Swine Fever Seen With Two Routes From Russia to Europe

Russia’s food safety watchdog, known as Rosselkhoznadzor, highlighted two routes by which African Swine Fever may spread from Russia into Europe.

The virus, which is deadly for pigs and harmless for humans, may spread from Russia’s southern areas through Ukraine to Romania and Austria, Rosselkhoznadzor said on its website today. Another possible route is from Russia’s northwestern regions to Belarus, the Baltic states, Poland and Germany.

ASF has affected 308 Russian areas in 27 regions since 2007 and caused more than 540,000 hogs to be slaughtered, according to Rosselkhoznadzor data. Wild boars are seen as one of the main possible virus transmitters from Russia to Europe, according to the service, which said it’s “ready for international and regional cooperation” to combat the threat.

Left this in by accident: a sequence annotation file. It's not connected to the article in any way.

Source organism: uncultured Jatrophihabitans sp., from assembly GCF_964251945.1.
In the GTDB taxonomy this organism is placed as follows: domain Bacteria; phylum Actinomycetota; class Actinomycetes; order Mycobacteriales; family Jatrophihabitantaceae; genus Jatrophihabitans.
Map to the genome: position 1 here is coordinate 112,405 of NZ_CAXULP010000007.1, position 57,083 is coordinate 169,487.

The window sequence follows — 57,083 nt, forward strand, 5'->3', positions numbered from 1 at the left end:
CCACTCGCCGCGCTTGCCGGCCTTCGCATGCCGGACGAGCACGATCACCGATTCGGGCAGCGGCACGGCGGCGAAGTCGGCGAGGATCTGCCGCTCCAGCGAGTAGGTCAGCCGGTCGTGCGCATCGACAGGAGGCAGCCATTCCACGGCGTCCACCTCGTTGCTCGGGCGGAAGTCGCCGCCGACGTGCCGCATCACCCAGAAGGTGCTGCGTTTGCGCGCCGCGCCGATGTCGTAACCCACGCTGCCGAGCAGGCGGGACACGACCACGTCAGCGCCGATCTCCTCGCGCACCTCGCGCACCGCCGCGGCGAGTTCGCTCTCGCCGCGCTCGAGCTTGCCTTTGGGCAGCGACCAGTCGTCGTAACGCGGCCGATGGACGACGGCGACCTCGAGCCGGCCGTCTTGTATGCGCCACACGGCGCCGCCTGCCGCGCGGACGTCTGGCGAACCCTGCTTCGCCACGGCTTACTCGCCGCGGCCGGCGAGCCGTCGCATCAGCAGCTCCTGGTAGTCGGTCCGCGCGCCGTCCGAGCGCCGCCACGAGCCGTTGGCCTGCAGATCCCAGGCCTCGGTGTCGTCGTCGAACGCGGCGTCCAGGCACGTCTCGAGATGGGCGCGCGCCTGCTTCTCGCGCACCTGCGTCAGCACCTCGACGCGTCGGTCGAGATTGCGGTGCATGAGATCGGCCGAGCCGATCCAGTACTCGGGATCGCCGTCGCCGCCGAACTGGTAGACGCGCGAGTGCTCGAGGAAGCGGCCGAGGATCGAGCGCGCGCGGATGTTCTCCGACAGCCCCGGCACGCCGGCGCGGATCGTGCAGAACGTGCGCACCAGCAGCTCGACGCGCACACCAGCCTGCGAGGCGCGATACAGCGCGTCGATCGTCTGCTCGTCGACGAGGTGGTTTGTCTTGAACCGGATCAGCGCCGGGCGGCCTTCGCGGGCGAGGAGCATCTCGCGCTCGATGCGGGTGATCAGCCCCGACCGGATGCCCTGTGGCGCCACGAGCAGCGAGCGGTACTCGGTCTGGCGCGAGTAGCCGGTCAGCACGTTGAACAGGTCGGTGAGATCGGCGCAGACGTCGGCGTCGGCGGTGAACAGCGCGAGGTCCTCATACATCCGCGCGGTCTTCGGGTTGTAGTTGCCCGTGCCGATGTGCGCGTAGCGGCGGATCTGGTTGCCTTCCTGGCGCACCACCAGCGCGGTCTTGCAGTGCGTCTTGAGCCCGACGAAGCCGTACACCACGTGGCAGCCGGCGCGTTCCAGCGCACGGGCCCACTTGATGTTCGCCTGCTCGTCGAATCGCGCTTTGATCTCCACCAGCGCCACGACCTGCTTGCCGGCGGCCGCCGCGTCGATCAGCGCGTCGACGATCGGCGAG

The disease has established a “firm foothold” in the Caucasus region, the United Nations’ Food & Agriculture Organization said yesterday, noting that the recent first-ever detection of the disease in Ukraine represented a major warning.

As well as Ukraine, nearby countries like Moldova, Kazakhstan and Latvia, which have large pig populations raised on household or family farms, are “at high risk of disease introduction,” the FAO said.

To contact the reporter on this story: Marina Sysoyeva in Moscow at msysoyeva@bloomberg.net

To contact the editor responsible for this story: Claudia Carpenter at ccarpenter2@bloomberg.net

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